EQUITIES COMMENT - How Do You Spell Relief?
There was a little relief for investors from declining stock prices during the third quarter due to a fall in our currency. US stocks rose 1.3% in Canadian dollars. However, for the second quarter in a row, the TSX posted a decline (1.4%); for the S&P 500, it was the third quarter in a row (-4.9%) in US dollars. It looked like the quarter was going to be positive until mid-September when two things happened: 1. The August inflation data in the U.S. was released and the rate was higher than expected. 2. The U.S. Federal Reserve announced that they would be raising interest rates more than previously forecast in June. Stocks sold off on this news as recession fears increased.
No relief from losses among sectors except for TSX Materials where chemicals, fertilizer and packaging stocks rose; all other sectors were down during the quarter. The graph below shows the returns year to date. Only Energy has a positive return. The hardest hit groups in the TSX are Technology and Health Care. Technology is dominated by Shopify which has experienced a slowdown in growth of online shopping. Health Care has been hurt by disappointing results from cannabis stocks and a negative patent decision that imperils the future of Bausch Health. In the U.S., Communication Services and Technology were down the most. Meta (formerly Facebook) and Netflix are part of the Communications sector and both have experienced slower sales growth. Higher interest rates have put downward pressure on Technology stock valuations.
There is some relief in sight now for valuations. The p/e multiple (the ratio of a stock price to profits per share) is an important driver of stock prices. Below we have highlighted the p/e multiple for two stocks – TD Bank and Microsoft. You can see the p/e multiple for both stocks has come down this year. Earnings have been stable so it has been the “p” declining that has caused the p/e to fall. Higher interest rates put downward pressure on p/e multiples. We think much of the decline in p/e multiples is a result of higher interest rates. However, if earnings remain stable, stock prices should stabilize.
Are falling earnings the next source of heartburn for investors? This is one of the biggest risks facing investors now. With the central banks determined to raise interest rates enough to cool demand in the economy and slow inflation, the risk of a recession has increased. In a recession, corporate earnings normally decline by at least 10% and often much more. So far, earnings are continuing to rise buoyed by strength in Energy and other commodity related businesses. As well, some pandemic “losers” are benefitting from a return to “normal” although some pandemic “winners” are experiencing reduced profits. Overall, earnings forecasts for the TSX in 2023 continue to increase while earnings for the S&P 500 have come down but modest growth is still projected.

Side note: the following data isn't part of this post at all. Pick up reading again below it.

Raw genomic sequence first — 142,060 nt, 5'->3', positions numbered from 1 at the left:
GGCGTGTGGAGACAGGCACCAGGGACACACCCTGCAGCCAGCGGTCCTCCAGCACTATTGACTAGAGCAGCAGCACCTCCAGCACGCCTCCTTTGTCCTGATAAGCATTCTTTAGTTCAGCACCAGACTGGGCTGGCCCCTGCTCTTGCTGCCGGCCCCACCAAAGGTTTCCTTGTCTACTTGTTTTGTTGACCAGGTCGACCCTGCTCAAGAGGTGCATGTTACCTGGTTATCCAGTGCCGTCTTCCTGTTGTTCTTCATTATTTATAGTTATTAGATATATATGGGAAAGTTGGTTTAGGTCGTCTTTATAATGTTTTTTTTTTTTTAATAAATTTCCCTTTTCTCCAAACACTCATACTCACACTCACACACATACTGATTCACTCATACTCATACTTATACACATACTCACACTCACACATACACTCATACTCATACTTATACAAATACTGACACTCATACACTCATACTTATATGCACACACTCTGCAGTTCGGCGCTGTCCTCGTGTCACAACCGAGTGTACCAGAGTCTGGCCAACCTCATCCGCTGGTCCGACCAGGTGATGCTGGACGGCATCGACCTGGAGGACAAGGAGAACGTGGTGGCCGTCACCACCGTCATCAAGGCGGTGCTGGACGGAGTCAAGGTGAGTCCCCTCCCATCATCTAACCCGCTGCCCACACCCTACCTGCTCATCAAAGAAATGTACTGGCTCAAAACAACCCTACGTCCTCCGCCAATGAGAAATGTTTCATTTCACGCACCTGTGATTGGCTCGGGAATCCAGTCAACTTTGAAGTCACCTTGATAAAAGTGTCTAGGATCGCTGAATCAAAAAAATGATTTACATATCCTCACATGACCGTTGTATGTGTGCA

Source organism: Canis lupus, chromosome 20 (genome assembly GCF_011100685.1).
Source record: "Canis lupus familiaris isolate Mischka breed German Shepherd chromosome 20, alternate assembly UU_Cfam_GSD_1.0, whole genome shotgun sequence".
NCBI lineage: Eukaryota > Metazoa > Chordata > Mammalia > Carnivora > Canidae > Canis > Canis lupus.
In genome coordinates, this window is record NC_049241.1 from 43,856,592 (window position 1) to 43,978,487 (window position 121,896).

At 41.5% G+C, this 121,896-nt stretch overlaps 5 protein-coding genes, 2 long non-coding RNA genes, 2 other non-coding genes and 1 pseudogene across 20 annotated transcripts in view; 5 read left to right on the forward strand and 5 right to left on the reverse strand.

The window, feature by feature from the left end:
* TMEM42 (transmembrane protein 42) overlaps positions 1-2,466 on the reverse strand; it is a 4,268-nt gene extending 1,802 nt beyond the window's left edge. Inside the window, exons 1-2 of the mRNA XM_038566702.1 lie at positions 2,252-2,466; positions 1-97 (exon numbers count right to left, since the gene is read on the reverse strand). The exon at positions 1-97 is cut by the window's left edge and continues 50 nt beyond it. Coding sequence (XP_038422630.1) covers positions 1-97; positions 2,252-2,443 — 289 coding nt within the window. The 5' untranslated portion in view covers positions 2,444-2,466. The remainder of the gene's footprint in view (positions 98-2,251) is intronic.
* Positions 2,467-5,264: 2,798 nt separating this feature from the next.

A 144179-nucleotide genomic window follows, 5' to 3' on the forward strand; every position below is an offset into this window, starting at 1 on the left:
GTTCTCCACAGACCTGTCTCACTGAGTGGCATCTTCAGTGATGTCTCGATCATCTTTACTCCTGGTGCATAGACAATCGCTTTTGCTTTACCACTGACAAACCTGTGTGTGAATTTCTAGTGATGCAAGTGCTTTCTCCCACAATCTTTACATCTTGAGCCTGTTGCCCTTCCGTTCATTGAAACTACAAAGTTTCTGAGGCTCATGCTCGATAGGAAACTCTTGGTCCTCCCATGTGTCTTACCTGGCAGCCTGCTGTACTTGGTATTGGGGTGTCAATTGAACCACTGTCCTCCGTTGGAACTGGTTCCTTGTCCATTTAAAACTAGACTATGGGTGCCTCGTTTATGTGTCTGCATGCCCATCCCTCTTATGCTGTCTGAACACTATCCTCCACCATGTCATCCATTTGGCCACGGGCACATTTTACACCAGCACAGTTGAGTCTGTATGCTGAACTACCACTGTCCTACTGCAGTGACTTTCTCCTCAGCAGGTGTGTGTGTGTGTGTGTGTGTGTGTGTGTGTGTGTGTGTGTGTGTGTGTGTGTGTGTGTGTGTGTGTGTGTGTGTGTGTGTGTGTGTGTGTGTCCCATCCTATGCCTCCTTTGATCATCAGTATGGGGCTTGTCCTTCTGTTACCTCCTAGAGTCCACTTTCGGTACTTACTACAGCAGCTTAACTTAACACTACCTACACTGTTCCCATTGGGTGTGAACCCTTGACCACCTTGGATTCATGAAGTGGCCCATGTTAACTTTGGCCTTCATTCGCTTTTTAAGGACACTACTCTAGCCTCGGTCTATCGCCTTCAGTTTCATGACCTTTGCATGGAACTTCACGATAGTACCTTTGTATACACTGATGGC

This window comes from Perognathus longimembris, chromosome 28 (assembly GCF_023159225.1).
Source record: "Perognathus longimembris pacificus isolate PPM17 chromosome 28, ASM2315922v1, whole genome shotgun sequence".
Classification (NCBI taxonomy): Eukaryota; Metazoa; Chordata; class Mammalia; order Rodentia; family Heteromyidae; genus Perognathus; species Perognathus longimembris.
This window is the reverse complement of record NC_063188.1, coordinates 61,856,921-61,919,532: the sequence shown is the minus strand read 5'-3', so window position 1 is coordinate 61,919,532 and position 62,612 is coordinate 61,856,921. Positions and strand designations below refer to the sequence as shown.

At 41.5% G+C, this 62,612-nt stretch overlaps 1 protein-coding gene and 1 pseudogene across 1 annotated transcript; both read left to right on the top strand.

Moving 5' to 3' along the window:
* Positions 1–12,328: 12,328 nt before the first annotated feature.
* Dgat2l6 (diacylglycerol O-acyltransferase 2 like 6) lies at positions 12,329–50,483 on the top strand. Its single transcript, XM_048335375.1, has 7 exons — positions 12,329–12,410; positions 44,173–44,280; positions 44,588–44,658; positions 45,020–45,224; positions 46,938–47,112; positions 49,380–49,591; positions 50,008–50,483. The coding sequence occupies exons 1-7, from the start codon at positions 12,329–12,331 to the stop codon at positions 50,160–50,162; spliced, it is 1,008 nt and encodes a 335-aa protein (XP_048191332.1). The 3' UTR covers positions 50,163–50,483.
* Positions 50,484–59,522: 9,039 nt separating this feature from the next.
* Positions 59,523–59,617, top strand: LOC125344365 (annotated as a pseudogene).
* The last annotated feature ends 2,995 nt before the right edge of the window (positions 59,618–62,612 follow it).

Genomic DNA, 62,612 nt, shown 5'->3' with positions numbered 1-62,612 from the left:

How do you spell relief from the stock market downtrend?
LOWER INFLATION In our opinion, this is the key factor influencing stocks. So far, there has been some progress in reducing inflation however, it remains well above central banks’ 2% target. Inflation statistics are still being impacted by the pandemic; so, as the impact of COVID recedes, some price pressures should ease—the faster, the better for stocks.
INTEREST RATES ARE HIGH ENOUGH Central banks are now expected to increase rates at a faster pace and to a higher level than previously forecast due to stubbornly high inflation. Rising interest rates are starting to cool economic activity (housing) and slow manufacturing. If inflation starts to ease significantly, it is possible that central banks will not raise interest rates as much as expected.
NO RECESSION The U.S. and Canadian economies continue to expand due to support from the consumer. Low unemployment and above average savings should help consumers weather the storm of higher inflation and interest rates. If there is no recession, corporate earnings are unlikely to fall materially.
RELAX COVID ZERO POLICY China’s approach to managing COVID has contributed to inflationary pressures. The shutdown of ports and factories has led to shortages of goods and much higher shipping costs. As well, China’s growth has been hard hit by the shutdowns and this has weighed on the global economy.
END OF CONFLICT IN UKRAINE This would boost confidence among consumers and businesses, especially in Europe. It would also help to allow freer flow of trade in critical agricultural and industrial products that have contributed to inflation.
Given the increased risk of a recession, stubbornly high inflation and central banks’ determination to reduce it, we are lowering our targets for 2022 to18,500 for the TSX and 3,600 for the S&P 500. We believe our previous targets of 21,600 for the TSX and 4,300 for the S&P 500 are likely to be achieved by year end 2023. By that time stock market investors will be getting some relief as inflation should be lower, monetary tightening should be behind us and markets will be anticipating faster economic growth in 2024.